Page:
"How to live is a superb, spirited introduction to the master, and should have its readers rushing straight to the essays themselves" (Adam Thorpe Guardian)

"Sarah Bakewell has written a marvellously confident and clear introduction to Montaigne...a rare achievement. Sarah Bakewell deserves congratulations for opening Montaigne to new readers so very appealingly" (Evening Standard)

"Illuminating and humane book... It's rare to come across a biographer who remains so deliciously fond of her subject... How to Live will delight and illuminate" (Independent)

"Bakewell writes with verve. This is an intellectually lively treatment of a Renaissance giant and his world" (Daily Telegraph)

Book Description

Part biography, part self-help, an original, funny and moving portrait of Montaigne, Renaissance nobleman and essayist.

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Most Helpful Customer Reviews

99 of 103 people found the following review helpful By Big Jim TOP 100 REVIEWER on 27 Jan 2010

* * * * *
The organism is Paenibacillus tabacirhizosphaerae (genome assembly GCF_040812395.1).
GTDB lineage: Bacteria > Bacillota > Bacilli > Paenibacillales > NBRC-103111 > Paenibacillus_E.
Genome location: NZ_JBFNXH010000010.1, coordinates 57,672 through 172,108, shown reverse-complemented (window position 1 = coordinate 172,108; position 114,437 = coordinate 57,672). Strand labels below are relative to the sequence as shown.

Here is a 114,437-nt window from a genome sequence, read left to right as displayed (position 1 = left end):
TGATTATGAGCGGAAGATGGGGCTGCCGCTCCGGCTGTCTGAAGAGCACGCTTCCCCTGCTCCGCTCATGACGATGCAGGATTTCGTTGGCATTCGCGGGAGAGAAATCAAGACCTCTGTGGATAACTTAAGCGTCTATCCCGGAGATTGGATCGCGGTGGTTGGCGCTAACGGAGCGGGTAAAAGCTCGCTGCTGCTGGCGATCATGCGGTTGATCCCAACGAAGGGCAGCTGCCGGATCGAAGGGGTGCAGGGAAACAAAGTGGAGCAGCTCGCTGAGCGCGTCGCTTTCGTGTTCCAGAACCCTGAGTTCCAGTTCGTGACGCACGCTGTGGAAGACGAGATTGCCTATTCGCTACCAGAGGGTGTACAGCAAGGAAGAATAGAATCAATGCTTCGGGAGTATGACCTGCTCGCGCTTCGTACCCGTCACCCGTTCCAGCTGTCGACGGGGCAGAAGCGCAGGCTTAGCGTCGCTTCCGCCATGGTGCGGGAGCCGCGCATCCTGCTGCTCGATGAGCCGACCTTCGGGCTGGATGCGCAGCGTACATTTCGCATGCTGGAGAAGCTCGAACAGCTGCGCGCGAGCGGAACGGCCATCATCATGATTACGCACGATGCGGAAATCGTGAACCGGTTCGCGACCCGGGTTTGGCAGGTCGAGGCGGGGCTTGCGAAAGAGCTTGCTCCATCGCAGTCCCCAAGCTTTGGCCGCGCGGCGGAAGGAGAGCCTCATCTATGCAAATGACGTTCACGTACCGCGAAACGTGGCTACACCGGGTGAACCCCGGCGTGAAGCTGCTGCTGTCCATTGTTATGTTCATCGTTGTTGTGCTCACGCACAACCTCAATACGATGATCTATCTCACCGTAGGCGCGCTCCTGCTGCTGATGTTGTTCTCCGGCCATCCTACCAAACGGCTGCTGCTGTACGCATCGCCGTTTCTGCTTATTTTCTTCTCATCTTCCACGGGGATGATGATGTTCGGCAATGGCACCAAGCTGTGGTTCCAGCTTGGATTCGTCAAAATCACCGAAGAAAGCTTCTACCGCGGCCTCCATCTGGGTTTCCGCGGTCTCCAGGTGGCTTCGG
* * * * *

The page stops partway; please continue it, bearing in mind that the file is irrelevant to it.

Format: Hardcover
Montaigne's collected essays is one of the best "dipping" books you can get. Although philosophical they are written with a lightness of touch that make them as accessible a set of treatises as you will get and as valid today as they were when they were written. Sarah Bakewell takes some of these essays and relates them to modern - and historical - life whilst also providing us with a biography of Montaigne and a picture of his times as well.

This book is an immense achievement, thoroughly enjoyable,and in no way "difficult" so give it a go if you are in any way interested in the human condition.

It has quite encouraged me to dust down that old volume of essays and have another "dip" or two.